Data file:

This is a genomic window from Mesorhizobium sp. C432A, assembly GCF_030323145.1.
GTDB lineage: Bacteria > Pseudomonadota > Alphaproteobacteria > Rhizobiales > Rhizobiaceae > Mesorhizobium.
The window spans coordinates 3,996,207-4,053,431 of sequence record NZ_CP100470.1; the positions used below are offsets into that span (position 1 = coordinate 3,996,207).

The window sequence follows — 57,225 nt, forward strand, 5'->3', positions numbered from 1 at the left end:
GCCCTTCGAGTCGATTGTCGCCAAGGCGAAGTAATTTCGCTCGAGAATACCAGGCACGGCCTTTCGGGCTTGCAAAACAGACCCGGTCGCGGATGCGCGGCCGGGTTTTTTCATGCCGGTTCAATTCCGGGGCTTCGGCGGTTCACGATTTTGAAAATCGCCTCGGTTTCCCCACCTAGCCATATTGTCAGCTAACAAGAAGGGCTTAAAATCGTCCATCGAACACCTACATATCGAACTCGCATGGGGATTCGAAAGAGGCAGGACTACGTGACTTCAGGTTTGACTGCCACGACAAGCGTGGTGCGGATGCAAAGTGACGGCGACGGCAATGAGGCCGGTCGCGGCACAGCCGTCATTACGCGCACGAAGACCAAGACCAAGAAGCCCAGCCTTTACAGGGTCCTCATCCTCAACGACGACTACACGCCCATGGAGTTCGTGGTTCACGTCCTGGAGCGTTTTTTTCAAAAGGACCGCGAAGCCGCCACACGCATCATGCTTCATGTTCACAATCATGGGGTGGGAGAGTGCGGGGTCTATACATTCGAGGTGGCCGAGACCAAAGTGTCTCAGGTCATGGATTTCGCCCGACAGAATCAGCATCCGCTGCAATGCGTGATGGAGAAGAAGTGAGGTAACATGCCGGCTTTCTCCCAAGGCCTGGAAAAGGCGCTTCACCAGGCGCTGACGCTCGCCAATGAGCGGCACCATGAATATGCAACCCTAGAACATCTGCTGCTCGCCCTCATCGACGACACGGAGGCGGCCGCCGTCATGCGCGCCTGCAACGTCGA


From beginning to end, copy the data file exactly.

This is a genomic window from Mesorhizobium sp. C432A, assembly GCF_030323145.1.
GTDB lineage: Bacteria > Pseudomonadota > Alphaproteobacteria > Rhizobiales > Rhizobiaceae > Mesorhizobium.
The window spans coordinates 3,996,207-4,053,431 of sequence record NZ_CP100470.1; the positions used below are offsets into that span (position 1 = coordinate 3,996,207).

The window sequence follows — 57,225 nt, forward strand, 5'->3', positions numbered from 1 at the left end:
GCCCTTCGAGTCGATTGTCGCCAAGGCGAAGTAATTTCGCTCGAGAATACCAGGCACGGCCTTTCGGGCTTGCAAAACAGACCCGGTCGCGGATGCGCGGCCGGGTTTTTTCATGCCGGTTCAATTCCGGGGCTTCGGCGGTTCACGATTTTGAAAATCGCCTCGGTTTCCCCACCTAGCCATATTGTCAGCTAACAAGAAGGGCTTAAAATCGTCCATCGAACACCTACATATCGAACTCGCATGGGGATTCGAAAGAGGCAGGACTACGTGACTTCAGGTTTGACTGCCACGACAAGCGTGGTGCGGATGCAAAGTGACGGCGACGGCAATGAGGCCGGTCGCGGCACAGCCGTCATTACGCGCACGAAGACCAAGACCAAGAAGCCCAGCCTTTACAGGGTCCTCATCCTCAACGACGACTACACGCCCATGGAGTTCGTGGTTCACGTCCTGGAGCGTTTTTTTCAAAAGGACCGCGAAGCCGCCACACGCATCATGCTTCATGTTCACAATCATGGGGTGGGAGAGTGCGGGGTCTATACATTCGAGGTGGCCGAGACCAAAGTGTCTCAGGTCATGGATTTCGCCCGACAGAATCAGCATCCGCTGCAATGCGTGATGGAGAAGAAGTGAGGTAACATGCCGGCTTTCTCCCAAGGCCTGGAAAAGGCGCTTCACCAGGCGCTGACGCTCGCCAATGAGCGGCACCATGAATATGCAACCCTAGAACATCTGCTGCTCGCCCTCATCGACGACACGGAGGCGGCCGCCGTCATGCGCGCCTGCAACGTCGA